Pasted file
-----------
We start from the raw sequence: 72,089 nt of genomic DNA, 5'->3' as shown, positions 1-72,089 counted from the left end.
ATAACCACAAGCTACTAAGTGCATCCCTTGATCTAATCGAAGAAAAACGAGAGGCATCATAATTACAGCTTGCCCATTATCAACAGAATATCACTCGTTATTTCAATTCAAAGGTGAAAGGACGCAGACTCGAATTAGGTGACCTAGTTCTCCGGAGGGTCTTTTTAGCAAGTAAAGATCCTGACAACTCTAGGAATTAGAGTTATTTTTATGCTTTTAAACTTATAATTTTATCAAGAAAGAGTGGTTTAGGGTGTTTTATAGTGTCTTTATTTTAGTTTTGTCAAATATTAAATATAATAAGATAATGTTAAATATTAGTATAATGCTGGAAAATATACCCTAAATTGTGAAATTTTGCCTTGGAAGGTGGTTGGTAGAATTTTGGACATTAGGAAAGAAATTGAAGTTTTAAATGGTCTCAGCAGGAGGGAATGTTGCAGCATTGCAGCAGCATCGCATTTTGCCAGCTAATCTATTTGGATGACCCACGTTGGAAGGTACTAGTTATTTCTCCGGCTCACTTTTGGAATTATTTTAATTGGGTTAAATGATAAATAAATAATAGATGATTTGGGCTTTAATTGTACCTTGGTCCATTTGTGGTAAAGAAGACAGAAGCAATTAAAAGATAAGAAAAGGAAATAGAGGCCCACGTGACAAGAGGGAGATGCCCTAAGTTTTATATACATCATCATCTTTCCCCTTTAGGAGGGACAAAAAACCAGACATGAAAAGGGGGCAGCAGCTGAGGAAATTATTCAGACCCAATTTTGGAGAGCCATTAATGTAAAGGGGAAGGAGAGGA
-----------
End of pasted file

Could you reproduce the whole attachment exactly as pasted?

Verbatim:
We start from the raw sequence: 72,089 nt of genomic DNA, 5'->3' as shown, positions 1-72,089 counted from the left end.
ATAACCACAAGCTACTAAGTGCATCCCTTGATCTAATCGAAGAAAAACGAGAGGCATCATAATTACAGCTTGCCCATTATCAACAGAATATCACTCGTTATTTCAATTCAAAGGTGAAAGGACGCAGACTCGAATTAGGTGACCTAGTTCTCCGGAGGGTCTTTTTAGCAAGTAAAGATCCTGACAACTCTAGGAATTAGAGTTATTTTTATGCTTTTAAACTTATAATTTTATCAAGAAAGAGTGGTTTAGGGTGTTTTATAGTGTCTTTATTTTAGTTTTGTCAAATATTAAATATAATAAGATAATGTTAAATATTAGTATAATGCTGGAAAATATACCCTAAATTGTGAAATTTTGCCTTGGAAGGTGGTTGGTAGAATTTTGGACATTAGGAAAGAAATTGAAGTTTTAAATGGTCTCAGCAGGAGGGAATGTTGCAGCATTGCAGCAGCATCGCATTTTGCCAGCTAATCTATTTGGATGACCCACGTTGGAAGGTACTAGTTATTTCTCCGGCTCACTTTTGGAATTATTTTAATTGGGTTAAATGATAAATAAATAATAGATGATTTGGGCTTTAATTGTACCTTGGTCCATTTGTGGTAAAGAAGACAGAAGCAATTAAAAGATAAGAAAAGGAAATAGAGGCCCACGTGACAAGAGGGAGATGCCCTAAGTTTTATATACATCATCATCTTTCCCCTTTAGGAGGGACAAAAAACCAGACATGAAAAGGGGGCAGCAGCTGAGGAAATTATTCAGACCCAATTTTGGAGAGCCATTAATGTAAAGGGGAAGGAGAGGA